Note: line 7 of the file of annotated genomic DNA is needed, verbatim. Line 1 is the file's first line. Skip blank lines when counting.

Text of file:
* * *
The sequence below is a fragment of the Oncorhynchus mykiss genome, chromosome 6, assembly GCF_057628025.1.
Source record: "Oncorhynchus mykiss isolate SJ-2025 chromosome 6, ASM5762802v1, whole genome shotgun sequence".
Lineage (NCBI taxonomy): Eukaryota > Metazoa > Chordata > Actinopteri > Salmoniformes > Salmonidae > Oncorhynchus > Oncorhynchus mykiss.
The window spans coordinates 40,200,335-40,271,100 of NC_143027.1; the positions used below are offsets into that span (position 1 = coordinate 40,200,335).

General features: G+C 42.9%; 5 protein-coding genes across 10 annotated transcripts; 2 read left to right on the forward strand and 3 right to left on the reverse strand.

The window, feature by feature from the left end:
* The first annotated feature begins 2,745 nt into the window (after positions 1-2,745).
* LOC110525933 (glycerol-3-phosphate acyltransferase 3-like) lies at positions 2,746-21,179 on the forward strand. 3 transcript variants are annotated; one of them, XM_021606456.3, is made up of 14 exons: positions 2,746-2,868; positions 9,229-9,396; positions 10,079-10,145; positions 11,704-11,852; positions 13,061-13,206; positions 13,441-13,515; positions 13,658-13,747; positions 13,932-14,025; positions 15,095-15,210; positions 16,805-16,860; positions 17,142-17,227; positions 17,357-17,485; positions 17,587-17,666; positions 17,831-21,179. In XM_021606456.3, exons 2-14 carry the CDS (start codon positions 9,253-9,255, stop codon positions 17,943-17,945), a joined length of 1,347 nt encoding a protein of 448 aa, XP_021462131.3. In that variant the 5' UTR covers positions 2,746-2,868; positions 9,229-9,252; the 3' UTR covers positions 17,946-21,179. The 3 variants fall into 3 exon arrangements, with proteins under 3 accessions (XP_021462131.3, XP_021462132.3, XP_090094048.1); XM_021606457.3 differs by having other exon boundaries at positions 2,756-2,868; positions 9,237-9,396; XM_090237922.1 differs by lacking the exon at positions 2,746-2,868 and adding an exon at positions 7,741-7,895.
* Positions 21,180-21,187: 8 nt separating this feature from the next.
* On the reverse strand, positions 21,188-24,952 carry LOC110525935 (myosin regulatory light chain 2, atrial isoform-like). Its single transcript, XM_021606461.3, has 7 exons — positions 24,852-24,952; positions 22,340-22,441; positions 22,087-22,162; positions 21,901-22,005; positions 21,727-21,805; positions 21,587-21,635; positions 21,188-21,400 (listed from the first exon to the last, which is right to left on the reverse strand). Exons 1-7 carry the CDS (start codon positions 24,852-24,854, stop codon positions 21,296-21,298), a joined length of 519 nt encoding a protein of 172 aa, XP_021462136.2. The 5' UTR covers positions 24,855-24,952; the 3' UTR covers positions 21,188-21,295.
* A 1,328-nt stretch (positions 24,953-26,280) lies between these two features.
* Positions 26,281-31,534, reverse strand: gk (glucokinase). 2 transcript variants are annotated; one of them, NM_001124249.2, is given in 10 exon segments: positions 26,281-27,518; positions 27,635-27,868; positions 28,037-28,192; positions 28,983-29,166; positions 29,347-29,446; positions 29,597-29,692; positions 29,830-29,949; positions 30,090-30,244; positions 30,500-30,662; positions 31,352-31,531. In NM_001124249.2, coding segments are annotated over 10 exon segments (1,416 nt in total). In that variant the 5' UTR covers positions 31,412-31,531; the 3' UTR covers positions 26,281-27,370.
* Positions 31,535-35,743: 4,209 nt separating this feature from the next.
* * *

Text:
* The first annotated feature begins 2,745 nt into the window (after positions 1-2,745).